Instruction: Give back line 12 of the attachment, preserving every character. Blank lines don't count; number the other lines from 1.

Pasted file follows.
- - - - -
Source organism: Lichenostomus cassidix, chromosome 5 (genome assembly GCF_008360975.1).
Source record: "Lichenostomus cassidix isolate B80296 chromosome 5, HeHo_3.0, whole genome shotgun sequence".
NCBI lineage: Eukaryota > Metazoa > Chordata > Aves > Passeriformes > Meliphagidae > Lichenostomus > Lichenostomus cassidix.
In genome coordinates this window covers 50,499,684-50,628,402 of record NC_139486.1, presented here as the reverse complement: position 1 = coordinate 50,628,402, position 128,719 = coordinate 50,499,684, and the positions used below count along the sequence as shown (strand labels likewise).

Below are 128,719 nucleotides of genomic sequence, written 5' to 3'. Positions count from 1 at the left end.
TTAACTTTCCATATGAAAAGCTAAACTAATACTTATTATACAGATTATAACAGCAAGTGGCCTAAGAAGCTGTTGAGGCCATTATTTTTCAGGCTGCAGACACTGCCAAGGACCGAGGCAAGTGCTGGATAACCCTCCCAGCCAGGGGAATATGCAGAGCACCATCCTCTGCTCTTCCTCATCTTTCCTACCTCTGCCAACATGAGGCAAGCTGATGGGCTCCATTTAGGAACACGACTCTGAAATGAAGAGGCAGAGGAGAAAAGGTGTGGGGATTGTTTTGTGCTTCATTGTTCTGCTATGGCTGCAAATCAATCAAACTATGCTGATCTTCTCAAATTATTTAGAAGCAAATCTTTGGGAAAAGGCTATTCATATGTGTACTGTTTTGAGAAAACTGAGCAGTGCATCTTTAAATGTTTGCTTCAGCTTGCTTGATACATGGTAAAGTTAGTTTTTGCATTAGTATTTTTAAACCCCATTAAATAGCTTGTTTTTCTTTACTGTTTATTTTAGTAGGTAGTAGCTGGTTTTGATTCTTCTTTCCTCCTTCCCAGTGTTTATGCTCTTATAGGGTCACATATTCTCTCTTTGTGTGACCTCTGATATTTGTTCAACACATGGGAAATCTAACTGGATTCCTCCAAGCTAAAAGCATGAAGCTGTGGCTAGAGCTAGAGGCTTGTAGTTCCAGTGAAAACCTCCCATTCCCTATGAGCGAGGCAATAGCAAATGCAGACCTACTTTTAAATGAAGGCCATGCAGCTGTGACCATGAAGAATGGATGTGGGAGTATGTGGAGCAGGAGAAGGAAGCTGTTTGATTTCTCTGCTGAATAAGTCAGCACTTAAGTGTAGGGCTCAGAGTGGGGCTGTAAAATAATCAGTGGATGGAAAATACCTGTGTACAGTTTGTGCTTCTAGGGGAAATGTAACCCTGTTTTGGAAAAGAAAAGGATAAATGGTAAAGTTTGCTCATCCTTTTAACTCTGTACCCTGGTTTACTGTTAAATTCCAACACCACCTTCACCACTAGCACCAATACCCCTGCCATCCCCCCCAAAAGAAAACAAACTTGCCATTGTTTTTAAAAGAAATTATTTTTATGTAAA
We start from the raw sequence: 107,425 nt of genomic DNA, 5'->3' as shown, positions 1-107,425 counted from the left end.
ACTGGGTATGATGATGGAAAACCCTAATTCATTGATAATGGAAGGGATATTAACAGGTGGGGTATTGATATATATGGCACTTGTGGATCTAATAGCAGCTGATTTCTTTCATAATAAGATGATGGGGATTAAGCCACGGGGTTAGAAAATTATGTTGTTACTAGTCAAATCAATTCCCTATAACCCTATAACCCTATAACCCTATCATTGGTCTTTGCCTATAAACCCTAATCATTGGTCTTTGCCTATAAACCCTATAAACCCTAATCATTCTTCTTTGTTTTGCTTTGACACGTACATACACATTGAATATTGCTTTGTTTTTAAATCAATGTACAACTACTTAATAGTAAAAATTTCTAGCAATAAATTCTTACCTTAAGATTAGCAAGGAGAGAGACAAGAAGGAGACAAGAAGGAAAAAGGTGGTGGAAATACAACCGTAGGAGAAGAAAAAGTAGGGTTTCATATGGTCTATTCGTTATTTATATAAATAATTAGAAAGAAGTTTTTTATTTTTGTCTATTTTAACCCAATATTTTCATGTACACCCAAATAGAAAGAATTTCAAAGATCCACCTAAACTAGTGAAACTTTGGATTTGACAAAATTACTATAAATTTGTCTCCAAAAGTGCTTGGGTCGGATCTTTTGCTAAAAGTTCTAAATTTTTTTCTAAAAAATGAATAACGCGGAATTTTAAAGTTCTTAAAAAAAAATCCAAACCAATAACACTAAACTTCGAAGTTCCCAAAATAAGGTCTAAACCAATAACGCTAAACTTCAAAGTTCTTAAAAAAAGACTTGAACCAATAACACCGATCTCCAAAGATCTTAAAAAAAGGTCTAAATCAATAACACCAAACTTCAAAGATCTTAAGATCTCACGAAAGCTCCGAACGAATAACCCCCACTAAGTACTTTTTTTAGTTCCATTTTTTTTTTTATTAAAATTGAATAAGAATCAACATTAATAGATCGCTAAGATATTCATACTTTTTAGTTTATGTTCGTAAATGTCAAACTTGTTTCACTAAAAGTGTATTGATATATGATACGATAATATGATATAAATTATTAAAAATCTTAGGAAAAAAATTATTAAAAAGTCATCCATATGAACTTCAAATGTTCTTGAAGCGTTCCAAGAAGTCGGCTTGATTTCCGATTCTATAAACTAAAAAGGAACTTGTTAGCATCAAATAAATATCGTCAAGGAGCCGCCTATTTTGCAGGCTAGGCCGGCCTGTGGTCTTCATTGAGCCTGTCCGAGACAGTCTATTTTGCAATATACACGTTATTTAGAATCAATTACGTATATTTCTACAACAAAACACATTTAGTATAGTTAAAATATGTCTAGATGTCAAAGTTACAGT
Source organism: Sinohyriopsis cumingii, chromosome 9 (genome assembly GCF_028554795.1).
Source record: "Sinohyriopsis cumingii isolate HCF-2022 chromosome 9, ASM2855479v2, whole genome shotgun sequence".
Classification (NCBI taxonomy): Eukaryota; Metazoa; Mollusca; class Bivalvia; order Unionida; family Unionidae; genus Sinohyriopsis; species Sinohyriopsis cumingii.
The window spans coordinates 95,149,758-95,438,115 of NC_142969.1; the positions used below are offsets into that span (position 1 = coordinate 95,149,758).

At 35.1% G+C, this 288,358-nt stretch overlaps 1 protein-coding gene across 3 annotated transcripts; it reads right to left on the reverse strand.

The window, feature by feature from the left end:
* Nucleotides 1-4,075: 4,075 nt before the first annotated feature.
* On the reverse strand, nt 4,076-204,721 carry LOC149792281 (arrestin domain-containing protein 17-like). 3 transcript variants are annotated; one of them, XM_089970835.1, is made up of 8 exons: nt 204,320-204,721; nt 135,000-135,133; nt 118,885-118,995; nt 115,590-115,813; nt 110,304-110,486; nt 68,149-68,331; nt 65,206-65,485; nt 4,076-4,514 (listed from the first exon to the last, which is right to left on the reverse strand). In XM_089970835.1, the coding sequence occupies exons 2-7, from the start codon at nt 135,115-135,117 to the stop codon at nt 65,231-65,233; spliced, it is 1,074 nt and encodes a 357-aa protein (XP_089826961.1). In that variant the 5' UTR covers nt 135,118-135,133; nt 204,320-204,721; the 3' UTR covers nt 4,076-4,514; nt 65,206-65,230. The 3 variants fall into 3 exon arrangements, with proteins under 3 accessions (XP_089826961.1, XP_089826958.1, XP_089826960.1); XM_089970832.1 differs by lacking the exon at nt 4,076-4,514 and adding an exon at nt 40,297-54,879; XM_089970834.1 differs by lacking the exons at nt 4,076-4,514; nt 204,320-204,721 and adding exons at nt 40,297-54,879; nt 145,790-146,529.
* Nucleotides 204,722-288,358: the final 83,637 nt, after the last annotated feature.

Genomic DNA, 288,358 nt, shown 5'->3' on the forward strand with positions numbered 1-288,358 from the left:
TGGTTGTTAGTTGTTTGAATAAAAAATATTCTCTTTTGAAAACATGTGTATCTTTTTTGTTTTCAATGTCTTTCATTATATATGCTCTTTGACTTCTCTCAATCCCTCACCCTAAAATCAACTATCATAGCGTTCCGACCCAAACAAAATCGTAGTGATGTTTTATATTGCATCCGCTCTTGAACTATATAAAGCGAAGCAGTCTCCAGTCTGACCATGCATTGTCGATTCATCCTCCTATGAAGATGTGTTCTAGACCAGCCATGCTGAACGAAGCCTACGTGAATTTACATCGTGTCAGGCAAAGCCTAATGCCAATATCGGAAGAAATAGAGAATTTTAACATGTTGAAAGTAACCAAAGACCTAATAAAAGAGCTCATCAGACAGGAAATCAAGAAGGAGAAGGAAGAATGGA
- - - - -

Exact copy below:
The window spans coordinates 95,149,758-95,438,115 of NC_142969.1; the positions used below are offsets into that span (position 1 = coordinate 95,149,758).